Oil-rich Kazakhstan switches to green transport

Oil-rich Kazakhstan switches to green transport

As air pollution issues have long become an everyday struggle, officials in Kazakhstan are partnering with a Chinese manufacturer of commercial vehicles, Yutong, to get rid of traditional diesel buses in Kazakhstan’s streets, Caspian News writes in the article Kazakhstan Concerned About Environmental Issues, Purchases Eco-Friendly Buses. Two cities in Central Asia’s largest country — Shymkent and Atyrau — will put into operation buses powered by compressed natural gas by early June, according to the statement issued by the Chinese manufacturer. A batch of 760 buses has already been delivered to Kazakhstan. 

The cost of the contract between the two neighboring nations, however, has not been disclosed. ‘‘It has become the largest overseas order that Yutong garnered since the outbreak of COVID-19 in January,’’ Chinese Xinhua News Agency quoted Miao Yuan, a regional sales manager at Yutong, as saying. The municipal governments of Shymkent and Atyrau have purchased different models of buses — 590 units and 170 units respectively. The vehicles shipped via railway in order to facilitate cross-border transportation amid the COVID-19 outbreak can operate at low temperatures specific to Kazakhstan.

‘‘The tires of Yutong buses have special anti-corrosion design. All window glasses are double-layered to stay warm and prevent frost,’’ said Yutong’s regional sales manager.  As a municipality directly under the central government, Shymkent has a population of one million and is the most dynamic city in southern Kazakhstan, while Atyrau is considered the petroleum city. Chinese-made buses are expected to help Kazakhstan upgrade its urban public transport system as well as meet the passenger-carrying demand in Shymkent, the country’s third most populous citiy, and Atyrau. ‘‘At the same time, the application of clean energy vehicles will also effectively reduce the air pollution in cities and contribute to the urban environmental protection,’’ reads the company’s statement.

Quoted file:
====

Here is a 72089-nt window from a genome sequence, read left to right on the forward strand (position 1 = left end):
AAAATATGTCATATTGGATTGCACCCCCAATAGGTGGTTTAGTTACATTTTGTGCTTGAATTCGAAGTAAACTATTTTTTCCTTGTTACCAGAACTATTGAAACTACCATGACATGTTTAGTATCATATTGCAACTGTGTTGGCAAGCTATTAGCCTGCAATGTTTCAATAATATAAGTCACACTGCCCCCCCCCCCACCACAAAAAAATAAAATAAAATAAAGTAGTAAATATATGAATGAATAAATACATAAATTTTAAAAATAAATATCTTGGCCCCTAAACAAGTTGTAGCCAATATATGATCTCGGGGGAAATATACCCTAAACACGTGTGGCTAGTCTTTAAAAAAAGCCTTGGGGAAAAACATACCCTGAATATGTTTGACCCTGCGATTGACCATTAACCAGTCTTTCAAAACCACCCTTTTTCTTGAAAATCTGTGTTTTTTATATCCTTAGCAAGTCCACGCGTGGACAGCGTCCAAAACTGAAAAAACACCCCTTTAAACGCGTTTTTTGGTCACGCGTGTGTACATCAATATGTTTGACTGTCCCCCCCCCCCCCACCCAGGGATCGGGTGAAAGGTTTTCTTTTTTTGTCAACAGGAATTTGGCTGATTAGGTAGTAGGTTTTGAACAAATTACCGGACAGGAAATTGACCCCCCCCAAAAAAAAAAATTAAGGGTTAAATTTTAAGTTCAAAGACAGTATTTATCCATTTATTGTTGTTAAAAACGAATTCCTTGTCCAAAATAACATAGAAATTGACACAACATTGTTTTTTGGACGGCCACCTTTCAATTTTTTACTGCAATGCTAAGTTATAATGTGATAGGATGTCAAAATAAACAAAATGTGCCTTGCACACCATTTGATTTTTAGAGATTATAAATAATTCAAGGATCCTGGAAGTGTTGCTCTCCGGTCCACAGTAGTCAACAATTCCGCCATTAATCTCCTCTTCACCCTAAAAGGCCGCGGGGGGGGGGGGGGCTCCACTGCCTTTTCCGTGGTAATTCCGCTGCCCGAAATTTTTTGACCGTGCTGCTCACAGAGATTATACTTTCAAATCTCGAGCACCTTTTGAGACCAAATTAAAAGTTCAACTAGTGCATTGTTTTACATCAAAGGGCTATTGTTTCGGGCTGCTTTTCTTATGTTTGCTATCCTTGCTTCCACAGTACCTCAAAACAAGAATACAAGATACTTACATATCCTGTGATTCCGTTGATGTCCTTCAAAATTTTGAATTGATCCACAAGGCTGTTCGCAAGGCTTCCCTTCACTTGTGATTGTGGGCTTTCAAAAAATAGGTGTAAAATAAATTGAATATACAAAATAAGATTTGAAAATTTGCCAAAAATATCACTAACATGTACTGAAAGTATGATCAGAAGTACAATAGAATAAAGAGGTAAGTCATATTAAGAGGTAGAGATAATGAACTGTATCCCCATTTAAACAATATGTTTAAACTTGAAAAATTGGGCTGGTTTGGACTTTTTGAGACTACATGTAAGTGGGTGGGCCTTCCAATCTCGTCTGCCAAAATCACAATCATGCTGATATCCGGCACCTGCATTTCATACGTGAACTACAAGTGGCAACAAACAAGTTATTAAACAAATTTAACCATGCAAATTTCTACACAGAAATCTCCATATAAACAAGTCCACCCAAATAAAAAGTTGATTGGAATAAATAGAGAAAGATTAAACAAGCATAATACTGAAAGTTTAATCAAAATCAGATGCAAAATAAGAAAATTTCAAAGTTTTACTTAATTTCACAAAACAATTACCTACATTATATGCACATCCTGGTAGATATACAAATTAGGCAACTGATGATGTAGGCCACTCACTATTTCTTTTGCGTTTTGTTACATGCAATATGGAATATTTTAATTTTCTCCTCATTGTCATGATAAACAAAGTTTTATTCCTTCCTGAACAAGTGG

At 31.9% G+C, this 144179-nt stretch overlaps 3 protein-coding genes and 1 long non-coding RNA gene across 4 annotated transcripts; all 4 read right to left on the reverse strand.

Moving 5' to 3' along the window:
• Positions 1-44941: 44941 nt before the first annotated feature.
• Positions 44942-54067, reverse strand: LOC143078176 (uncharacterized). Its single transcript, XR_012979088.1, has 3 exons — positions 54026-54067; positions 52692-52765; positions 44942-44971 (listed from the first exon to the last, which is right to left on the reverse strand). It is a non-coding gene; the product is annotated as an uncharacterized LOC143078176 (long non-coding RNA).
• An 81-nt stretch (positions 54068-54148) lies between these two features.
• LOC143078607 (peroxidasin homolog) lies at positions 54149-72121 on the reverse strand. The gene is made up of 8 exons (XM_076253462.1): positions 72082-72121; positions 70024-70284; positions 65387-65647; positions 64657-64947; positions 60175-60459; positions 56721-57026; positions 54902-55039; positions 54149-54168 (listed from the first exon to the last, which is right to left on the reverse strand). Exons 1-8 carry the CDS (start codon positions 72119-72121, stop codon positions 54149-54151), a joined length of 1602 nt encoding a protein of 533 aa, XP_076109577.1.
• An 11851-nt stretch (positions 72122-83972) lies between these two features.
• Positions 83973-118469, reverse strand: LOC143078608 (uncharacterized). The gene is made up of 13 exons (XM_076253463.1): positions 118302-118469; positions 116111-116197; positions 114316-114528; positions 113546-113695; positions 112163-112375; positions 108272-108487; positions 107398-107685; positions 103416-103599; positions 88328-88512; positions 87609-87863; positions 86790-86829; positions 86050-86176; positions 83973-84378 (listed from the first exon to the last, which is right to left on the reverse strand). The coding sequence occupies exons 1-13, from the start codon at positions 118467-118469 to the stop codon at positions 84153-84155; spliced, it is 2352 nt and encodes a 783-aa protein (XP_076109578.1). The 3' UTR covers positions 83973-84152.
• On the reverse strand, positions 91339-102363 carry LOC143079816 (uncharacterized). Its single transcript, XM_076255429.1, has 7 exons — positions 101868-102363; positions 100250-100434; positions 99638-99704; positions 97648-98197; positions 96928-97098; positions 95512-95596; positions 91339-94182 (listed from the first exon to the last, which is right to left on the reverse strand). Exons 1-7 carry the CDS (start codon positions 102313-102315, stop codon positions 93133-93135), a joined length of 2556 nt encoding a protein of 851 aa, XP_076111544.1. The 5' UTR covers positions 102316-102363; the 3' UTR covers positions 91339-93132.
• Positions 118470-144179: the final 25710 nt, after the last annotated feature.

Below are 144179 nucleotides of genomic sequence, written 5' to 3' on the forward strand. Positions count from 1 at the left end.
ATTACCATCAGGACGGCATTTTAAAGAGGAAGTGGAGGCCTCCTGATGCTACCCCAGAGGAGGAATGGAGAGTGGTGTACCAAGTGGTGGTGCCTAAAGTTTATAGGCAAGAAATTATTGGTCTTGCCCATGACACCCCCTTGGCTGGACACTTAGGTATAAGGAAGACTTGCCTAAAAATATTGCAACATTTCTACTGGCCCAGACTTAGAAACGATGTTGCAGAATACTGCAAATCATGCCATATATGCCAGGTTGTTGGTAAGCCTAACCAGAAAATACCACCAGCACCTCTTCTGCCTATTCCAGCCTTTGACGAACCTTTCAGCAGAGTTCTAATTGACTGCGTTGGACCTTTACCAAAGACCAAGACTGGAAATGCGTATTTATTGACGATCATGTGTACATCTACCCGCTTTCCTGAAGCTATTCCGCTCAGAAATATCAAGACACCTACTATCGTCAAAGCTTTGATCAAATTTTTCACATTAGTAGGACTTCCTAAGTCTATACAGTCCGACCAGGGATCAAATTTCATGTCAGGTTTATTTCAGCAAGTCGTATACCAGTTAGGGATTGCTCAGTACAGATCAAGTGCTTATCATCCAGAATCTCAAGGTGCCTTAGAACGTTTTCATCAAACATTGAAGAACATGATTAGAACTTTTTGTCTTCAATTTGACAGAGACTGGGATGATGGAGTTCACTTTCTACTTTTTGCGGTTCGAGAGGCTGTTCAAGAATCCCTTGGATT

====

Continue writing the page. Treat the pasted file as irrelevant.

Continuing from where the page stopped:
Kazakhstan’s population is slightly more than 19 million – high for Central Asia, but globally low. Under the Kyoto Protocol, which went into effect in 2009, Kazakhstan vowed to reduce its carbon emissions by 15 percent by 2020 and up to 30 percent by 2050. The country committed to switching to a “green” economy, despite vast fossil fuel reserves, and is determined to generate three percent of its electricity from renewables by 2020; 10 percent by 2030; and at least half by mid-century.

Eco-friendly electric cars are gaining momentum in Kazakhstan, where roughly 700 of them were on the road as of mid-2019. Meanwhile, eco-friendly buses are nothing new for Central Asia’s largest country. In 2019, electric buses began operating on the roads of Aktau, a city along the east bank of the Caspian Sea. Earlier this year, the municipal government of Nur-Sultan, Kazakhstan’s capital city, put into operation five electric buses manufactured jointly by Yutong and Kazakhstan-based vehicle manufacturer and distributor Saryarka AvtoProm. 

Yutong has been active in Kazakhstan since 2005 and now ranked first in terms of the export quantity of the large and medium-sized buses to the domestic market of Kazakhstan. As of December 2019, the company’s total sales in the Central Asian country exceeded 2,000 units, accounting for more than 40 percent of China’s large and medium-sized buses exported to Kazakhstan during the period. At the same time, the company owns and operates eight service stations and one spare part warehouse in Kazakhstan.


Vestnik Kavkaza

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